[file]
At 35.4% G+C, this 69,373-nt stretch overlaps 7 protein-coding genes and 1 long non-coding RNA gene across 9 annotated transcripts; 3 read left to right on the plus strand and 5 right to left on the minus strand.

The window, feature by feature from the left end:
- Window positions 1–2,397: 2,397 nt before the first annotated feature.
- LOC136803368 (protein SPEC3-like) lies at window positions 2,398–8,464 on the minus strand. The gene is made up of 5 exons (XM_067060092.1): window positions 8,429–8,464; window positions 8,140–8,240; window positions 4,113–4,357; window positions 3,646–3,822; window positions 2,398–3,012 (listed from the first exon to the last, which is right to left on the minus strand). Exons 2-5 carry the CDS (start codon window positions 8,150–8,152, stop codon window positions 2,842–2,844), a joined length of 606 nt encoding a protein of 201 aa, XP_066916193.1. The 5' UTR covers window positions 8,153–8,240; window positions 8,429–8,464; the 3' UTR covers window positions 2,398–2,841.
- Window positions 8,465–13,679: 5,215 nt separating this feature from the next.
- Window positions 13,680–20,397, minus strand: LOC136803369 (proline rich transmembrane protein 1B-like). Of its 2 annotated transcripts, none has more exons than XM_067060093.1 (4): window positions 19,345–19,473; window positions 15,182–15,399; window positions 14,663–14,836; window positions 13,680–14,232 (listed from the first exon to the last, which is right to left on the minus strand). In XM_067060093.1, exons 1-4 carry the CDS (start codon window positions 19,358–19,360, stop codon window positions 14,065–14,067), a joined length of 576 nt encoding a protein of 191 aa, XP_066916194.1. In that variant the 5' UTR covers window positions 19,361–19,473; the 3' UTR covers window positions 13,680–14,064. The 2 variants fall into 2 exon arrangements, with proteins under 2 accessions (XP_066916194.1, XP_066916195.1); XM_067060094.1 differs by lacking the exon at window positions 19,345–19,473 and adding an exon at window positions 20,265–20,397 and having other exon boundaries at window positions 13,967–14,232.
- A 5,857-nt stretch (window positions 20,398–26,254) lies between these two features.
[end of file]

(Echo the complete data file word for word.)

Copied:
At 35.4% G+C, this 69,373-nt stretch overlaps 7 protein-coding genes and 1 long non-coding RNA gene across 9 annotated transcripts; 3 read left to right on the plus strand and 5 right to left on the minus strand.

The window, feature by feature from the left end:
- Window positions 1–2,397: 2,397 nt before the first annotated feature.
- LOC136803368 (protein SPEC3-like) lies at window positions 2,398–8,464 on the minus strand. The gene is made up of 5 exons (XM_067060092.1): window positions 8,429–8,464; window positions 8,140–8,240; window positions 4,113–4,357; window positions 3,646–3,822; window positions 2,398–3,012 (listed from the first exon to the last, which is right to left on the minus strand). Exons 2-5 carry the CDS (start codon window positions 8,150–8,152, stop codon window positions 2,842–2,844), a joined length of 606 nt encoding a protein of 201 aa, XP_066916193.1. The 5' UTR covers window positions 8,153–8,240; window positions 8,429–8,464; the 3' UTR covers window positions 2,398–2,841.
- Window positions 8,465–13,679: 5,215 nt separating this feature from the next.
- Window positions 13,680–20,397, minus strand: LOC136803369 (proline rich transmembrane protein 1B-like). Of its 2 annotated transcripts, none has more exons than XM_067060093.1 (4): window positions 19,345–19,473; window positions 15,182–15,399; window positions 14,663–14,836; window positions 13,680–14,232 (listed from the first exon to the last, which is right to left on the minus strand). In XM_067060093.1, exons 1-4 carry the CDS (start codon window positions 19,358–19,360, stop codon window positions 14,065–14,067), a joined length of 576 nt encoding a protein of 191 aa, XP_066916194.1. In that variant the 5' UTR covers window positions 19,361–19,473; the 3' UTR covers window positions 13,680–14,064. The 2 variants fall into 2 exon arrangements, with proteins under 2 accessions (XP_066916194.1, XP_066916195.1); XM_067060094.1 differs by lacking the exon at window positions 19,345–19,473 and adding an exon at window positions 20,265–20,397 and having other exon boundaries at window positions 13,967–14,232.
- A 5,857-nt stretch (window positions 20,398–26,254) lies between these two features.